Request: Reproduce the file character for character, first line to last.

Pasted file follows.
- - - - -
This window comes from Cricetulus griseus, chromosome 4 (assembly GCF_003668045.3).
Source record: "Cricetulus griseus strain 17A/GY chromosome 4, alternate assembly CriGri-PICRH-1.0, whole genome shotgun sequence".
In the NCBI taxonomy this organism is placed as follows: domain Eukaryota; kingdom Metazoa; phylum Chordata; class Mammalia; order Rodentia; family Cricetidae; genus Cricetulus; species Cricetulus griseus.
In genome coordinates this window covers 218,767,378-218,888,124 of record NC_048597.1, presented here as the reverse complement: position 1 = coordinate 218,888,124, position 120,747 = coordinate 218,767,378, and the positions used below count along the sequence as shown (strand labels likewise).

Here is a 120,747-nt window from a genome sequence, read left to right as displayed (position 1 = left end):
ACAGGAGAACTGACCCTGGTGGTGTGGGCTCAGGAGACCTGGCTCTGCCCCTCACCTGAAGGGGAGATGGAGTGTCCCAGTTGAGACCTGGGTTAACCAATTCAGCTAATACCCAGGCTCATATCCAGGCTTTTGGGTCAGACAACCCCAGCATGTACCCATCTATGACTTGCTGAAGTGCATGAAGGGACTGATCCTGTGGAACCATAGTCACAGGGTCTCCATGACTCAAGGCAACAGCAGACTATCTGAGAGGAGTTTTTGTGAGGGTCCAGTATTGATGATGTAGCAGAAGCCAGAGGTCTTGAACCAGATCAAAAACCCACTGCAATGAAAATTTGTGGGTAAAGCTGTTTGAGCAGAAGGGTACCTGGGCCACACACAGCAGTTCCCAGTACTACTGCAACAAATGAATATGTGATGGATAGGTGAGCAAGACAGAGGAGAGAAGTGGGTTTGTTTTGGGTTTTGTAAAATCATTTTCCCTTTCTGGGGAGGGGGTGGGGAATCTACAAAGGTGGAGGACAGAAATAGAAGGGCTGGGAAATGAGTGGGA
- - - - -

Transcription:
This window comes from Cricetulus griseus, chromosome 4 (assembly GCF_003668045.3).
Source record: "Cricetulus griseus strain 17A/GY chromosome 4, alternate assembly CriGri-PICRH-1.0, whole genome shotgun sequence".
In the NCBI taxonomy this organism is placed as follows: domain Eukaryota; kingdom Metazoa; phylum Chordata; class Mammalia; order Rodentia; family Cricetidae; genus Cricetulus; species Cricetulus griseus.
In genome coordinates this window covers 218,767,378-218,888,124 of record NC_048597.1, presented here as the reverse complement: position 1 = coordinate 218,888,124, position 120,747 = coordinate 218,767,378, and the positions used below count along the sequence as shown (strand labels likewise).

Here is a 120,747-nt window from a genome sequence, read left to right as displayed (position 1 = left end):
ACAGGAGAACTGACCCTGGTGGTGTGGGCTCAGGAGACCTGGCTCTGCCCCTCACCTGAAGGGGAGATGGAGTGTCCCAGTTGAGACCTGGGTTAACCAATTCAGCTAATACCCAGGCTCATATCCAGGCTTTTGGGTCAGACAACCCCAGCATGTACCCATCTATGACTTGCTGAAGTGCATGAAGGGACTGATCCTGTGGAACCATAGTCACAGGGTCTCCATGACTCAAGGCAACAGCAGACTATCTGAGAGGAGTTTTTGTGAGGGTCCAGTATTGATGATGTAGCAGAAGCCAGAGGTCTTGAACCAGATCAAAAACCCACTGCAATGAAAATTTGTGGGTAAAGCTGTTTGAGCAGAAGGGTACCTGGGCCACACACAGCAGTTCCCAGTACTACTGCAACAAATGAATATGTGATGGATAGGTGAGCAAGACAGAGGAGAGAAGTGGGTTTGTTTTGGGTTTTGTAAAATCATTTTCCCTTTCTGGGGAGGGGGTGGGGAATCTACAAAGGTGGAGGACAGAAATAGAAGGGCTGGGAAATGAGTGGGA